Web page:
Wednesday, 20 March 2013


So, Europe has decided not to ban Neonicotinoids. The vote resulted in a stalemate. 13 of the 27 European Union member states voted in favour of a ban, while nine voted against and five, including Britain, abstained.

The issue here is do these products affect bees - especially honey bees? If you listen to many Bee keepers and some environmental scientists you would soon be convinced that they do. On the other hand, Bayer and Syngenta, the two major manufacturers of Neonicotinoids say that they have carried out extensive trials and that there is no evidence to suggest that bees are harmed. Our own Environment Secretary, Owen Patterson, has said that he wants to see his own Government's trial results on the effects of neonicotinoids on bees, expected later this year, before he makes a firm decision.

My own thoughts are that we do need more urgent research before banning these products. Neonicotonoids are usually coated onto crop seeds and therefore the insecticide is buried along with the seed at drilling time, keeping it out of harms way. I prefer this technique in most scenarios to an overhead broad spectrum insecticide spray delivered out of a sprayer, which potentially kills most of the insect life living in the crop (which would of course be the case if Neonicotinoids were banned).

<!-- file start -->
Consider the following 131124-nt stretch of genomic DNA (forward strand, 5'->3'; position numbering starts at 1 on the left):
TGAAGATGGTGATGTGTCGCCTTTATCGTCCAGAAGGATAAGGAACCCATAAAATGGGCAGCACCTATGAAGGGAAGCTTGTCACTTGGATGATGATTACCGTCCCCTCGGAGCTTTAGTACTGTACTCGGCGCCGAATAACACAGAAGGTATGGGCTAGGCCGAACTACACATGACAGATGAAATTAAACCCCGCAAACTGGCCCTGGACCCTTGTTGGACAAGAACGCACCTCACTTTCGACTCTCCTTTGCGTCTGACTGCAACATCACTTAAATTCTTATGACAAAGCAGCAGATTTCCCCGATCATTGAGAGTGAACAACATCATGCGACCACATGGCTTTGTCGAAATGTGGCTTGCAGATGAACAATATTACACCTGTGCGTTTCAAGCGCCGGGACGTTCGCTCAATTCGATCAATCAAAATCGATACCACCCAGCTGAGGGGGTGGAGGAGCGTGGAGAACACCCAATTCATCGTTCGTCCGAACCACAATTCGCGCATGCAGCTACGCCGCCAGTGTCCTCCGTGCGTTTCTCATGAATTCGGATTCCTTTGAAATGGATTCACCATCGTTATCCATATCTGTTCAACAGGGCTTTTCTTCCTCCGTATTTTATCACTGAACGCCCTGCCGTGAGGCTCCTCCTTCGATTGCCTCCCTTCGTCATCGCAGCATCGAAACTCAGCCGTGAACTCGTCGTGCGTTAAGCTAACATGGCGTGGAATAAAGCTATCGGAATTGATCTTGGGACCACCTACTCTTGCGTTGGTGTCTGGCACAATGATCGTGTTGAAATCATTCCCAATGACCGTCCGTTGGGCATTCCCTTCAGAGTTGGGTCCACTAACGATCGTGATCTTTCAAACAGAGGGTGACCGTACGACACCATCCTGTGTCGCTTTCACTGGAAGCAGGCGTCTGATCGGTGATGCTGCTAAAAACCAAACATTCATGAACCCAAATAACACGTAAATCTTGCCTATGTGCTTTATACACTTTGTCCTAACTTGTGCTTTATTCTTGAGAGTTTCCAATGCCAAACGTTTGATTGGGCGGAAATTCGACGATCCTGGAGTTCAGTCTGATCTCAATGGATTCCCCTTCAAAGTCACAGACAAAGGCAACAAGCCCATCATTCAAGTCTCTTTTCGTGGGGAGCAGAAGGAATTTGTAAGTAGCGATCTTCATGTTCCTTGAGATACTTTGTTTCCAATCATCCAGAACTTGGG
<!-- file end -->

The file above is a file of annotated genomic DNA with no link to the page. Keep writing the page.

Having said all of this however, if real proof is found that months later bees feeding on the nectar of treated crops are affected, perhaps in a non-lethal way, for instance by disorientating them so they cannot find their way back to the hive again, then of course action should be taken to put a ban in place. I for one will be watching this debate very closely and will keep you posted!.

1 comment:

  1. Welcome to Blog land Peter. At next NFU meeting I have been asked to update members on Neonicotinoids and Metaldehyde. Next blog on Metaldehyde ? !!